Sunday Sermon for November 5, 2023, the Thirty-first Sunday in Ordinary Time, Year A

Readings: Mal 1:14b-2:2b, 8-10; 1 Thes 2:7b-9, 13; Mt 23:1-12

In the Gospel reading today, our Lord tells His disciples to do whatever the Scribes and Pharisee taught them, but not to follow their example.  Because the Scribes and Pharisees took the place of Moses regarding authority among the people, their teaching regarding the Jewish faith could be trusted.  What is interesting is that although they taught the faith correctly they did not live what they taught.  Instead, they were harsh and demanding, laying heavy burdens on people and doing nothing to help them.

We see the opposite problem in the first reading where God condemns the priests because they were commanded to give glory to the Name of God through their teaching and example, but they taught things that were not in keeping with Divine Revelation and thereby led people astray in both their teaching and their example.  The Scribes and Pharisees had to work to get their positions; the priests were born into their positions.  Certainly, the priests needed to be educated, but their priesthood was a birthright that some apparently took advantage of for their own gain.

Considering what has happened in the Church over the past few decades where priests have so often failed to teach the truth and, in some cases, have violated every shred of dignity and trust that was given to them, God’s statement to the priests of old takes on a profound meaning for us: “I, therefore, have made you contemptible and base before all the people.”  Our Lady foretold this four hundred years ago when, in Quito, Ecuador (Our Lady of Good Success) she said the priests at the end of the twentieth century would be held in contempt.  Even if there is a good and holy priest, in the minds of some people he will be lumped in with the scoundrels.

So many priests, Bishops, and Cardinals in recent years have been trying to find a “compassionate” and “pastoral” approach that does not challenge people to amend their lives.  Sometimes this is due to the fact that the priests are not living moral lives themselves, as we have tragically seen too many times.  At other times, it is a false compassion that suggests it would be too difficult for people to change from their sinful ways in order to live upright and holy lives.  Even from the Vatican we are receiving this kind of teaching.  God said of the priests of old, and I have to assume it remains true today: “I will send a curse upon you and of your blessing I will make a curse.”

Contrast all of this to what St. Paul says in the second reading.  He speaks about how gentle he and his companions were with the people and the affection they had toward them.  He reminded them of the ways they toiled at manual labor so as not to be a burden to any of the people.  Because of the example of the Apostle and his companions, the people were able to receive the Gospel.  But, St. Paul makes clear, it was the Word of God they preached, not a human word.  They spoke the truth, which can be difficult for some, but the example they set corresponded with the word they spoke and the people were able to receive it.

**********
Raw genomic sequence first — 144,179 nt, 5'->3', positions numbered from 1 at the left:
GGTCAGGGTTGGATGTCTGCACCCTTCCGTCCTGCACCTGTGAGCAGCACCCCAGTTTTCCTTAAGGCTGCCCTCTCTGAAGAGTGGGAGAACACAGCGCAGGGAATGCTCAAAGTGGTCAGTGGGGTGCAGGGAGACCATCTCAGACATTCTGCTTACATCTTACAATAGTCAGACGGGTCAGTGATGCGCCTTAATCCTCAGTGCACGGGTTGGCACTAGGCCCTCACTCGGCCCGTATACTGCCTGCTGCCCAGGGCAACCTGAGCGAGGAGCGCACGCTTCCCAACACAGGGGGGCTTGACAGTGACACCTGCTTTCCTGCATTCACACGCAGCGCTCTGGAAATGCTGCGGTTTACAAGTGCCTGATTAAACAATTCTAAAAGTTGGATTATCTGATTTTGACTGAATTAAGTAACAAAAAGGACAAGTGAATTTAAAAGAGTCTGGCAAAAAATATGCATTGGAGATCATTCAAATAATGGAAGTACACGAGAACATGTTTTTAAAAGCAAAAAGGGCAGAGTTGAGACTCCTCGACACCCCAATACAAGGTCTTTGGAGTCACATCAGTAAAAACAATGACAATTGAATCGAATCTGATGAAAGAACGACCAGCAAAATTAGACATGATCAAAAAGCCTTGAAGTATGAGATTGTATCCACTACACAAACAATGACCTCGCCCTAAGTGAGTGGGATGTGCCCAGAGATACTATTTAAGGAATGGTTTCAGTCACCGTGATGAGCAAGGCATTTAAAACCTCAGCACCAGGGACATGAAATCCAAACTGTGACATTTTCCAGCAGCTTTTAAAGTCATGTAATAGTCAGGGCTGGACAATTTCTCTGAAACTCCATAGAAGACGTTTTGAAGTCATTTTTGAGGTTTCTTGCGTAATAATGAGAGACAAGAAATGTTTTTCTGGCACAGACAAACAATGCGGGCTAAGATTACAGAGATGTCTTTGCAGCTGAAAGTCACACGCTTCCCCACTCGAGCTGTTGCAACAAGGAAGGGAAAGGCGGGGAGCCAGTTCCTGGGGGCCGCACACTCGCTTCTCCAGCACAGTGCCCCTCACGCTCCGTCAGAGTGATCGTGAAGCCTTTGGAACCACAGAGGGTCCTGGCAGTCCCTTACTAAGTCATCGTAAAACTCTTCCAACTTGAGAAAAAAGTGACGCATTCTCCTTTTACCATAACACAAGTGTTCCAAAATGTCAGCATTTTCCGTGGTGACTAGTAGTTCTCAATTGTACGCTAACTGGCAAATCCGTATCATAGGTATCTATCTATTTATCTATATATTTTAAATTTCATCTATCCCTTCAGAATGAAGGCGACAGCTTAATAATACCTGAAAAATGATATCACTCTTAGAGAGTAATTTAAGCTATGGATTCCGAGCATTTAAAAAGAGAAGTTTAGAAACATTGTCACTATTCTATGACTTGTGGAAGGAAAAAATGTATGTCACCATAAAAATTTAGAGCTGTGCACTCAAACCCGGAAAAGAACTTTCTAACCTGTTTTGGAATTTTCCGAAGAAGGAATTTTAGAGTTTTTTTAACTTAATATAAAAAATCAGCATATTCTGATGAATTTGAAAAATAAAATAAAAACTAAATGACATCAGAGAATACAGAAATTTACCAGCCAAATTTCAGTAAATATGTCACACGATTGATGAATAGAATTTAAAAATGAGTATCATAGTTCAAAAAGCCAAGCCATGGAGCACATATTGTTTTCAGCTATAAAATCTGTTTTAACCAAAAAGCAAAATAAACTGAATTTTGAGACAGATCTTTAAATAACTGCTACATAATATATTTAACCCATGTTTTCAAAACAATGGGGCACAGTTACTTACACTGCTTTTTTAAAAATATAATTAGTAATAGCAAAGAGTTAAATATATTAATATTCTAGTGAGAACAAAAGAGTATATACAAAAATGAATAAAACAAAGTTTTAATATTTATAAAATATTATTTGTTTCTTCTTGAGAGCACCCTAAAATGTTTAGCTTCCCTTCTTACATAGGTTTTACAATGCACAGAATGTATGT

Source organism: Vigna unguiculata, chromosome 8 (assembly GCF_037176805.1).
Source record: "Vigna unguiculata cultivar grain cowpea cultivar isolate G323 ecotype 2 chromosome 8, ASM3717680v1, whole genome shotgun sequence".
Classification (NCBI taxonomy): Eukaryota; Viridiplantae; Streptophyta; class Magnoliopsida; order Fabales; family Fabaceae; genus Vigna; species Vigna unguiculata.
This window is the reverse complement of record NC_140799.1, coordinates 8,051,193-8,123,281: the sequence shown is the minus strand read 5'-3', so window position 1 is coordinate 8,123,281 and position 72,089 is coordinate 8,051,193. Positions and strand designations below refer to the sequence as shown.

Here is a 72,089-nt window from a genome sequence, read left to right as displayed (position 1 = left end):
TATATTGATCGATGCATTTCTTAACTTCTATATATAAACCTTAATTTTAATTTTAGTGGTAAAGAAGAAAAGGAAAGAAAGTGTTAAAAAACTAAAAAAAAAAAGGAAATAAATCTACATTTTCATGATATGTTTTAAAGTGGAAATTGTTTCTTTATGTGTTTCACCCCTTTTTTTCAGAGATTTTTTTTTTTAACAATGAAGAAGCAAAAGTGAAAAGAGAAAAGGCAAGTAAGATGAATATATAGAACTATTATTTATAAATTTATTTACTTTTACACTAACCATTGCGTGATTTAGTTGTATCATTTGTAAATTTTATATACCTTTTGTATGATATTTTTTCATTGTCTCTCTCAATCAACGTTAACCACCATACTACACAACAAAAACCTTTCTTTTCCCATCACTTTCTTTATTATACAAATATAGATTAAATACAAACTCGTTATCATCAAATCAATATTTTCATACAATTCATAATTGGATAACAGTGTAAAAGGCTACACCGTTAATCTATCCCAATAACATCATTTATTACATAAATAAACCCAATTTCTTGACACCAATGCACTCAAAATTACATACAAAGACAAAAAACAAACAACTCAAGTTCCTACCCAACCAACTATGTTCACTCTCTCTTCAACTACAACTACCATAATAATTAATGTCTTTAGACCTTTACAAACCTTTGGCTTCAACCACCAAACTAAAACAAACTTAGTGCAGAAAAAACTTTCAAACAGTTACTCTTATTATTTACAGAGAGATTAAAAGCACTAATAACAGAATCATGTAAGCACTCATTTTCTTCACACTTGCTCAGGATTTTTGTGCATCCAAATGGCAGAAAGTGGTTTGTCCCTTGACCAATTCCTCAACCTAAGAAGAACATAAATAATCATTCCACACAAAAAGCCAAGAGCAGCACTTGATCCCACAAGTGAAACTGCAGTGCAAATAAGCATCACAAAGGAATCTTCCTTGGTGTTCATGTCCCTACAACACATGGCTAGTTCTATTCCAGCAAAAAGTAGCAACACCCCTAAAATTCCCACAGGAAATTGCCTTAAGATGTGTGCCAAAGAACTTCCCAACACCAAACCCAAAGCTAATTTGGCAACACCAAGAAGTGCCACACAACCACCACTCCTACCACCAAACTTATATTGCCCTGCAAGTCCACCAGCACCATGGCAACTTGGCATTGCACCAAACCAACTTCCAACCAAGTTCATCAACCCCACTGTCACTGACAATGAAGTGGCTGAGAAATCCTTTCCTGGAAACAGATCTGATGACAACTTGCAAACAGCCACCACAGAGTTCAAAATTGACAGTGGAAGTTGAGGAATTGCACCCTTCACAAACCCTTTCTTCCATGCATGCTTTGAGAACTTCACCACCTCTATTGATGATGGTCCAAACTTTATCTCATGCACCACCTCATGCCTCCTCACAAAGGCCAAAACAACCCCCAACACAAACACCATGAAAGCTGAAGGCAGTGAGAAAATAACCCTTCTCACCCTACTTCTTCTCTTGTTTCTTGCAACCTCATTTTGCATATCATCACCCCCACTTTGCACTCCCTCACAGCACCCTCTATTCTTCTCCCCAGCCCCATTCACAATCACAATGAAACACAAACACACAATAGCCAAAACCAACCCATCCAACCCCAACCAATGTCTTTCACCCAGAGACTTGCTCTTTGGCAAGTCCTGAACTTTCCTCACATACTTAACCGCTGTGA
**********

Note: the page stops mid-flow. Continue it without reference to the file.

Many priests want to be liked; they want to be popular with the people.  We do not see this attitude in our Lord, nor in any of His Apostles.  The Apostles wanted what was best for the people; they desired the salvation of their souls.  They did not try to cozy up to the people, they did not seek their money, they did not seek glory for themselves.  Instead, they did what priests are supposed to do: they gave glory to God.

As we look around at the devastation in the Church today, it is easy to see how poor preaching, watered down catechesis, and bad example have led many out of the Church.  It is with this in mind that we must all look to the good of our own souls and, in charity, seek the good of others.  We know the truth, even if it is being denied by members of the hierarchy.  We need to make sure our prayer life is in good order, we need to read the Scriptures, we need to strive for virtue.  It is easy to point fingers and make judgments, but our Lord told us in the Gospel reading that we need to be humble and we need to be servants.

This is what Jesus did, and still does, for us.  He gives the example and He speaks the truth.  Therefore, do whatever He tells you and follow His example.  He has never been a burden to us; He is the meek and humble Servant.

Fr. Altier’s column appears regularly in The Wanderer, a national Catholic weekly published in St. Paul, Minn. For information about subscribing to The Wanderer, please visit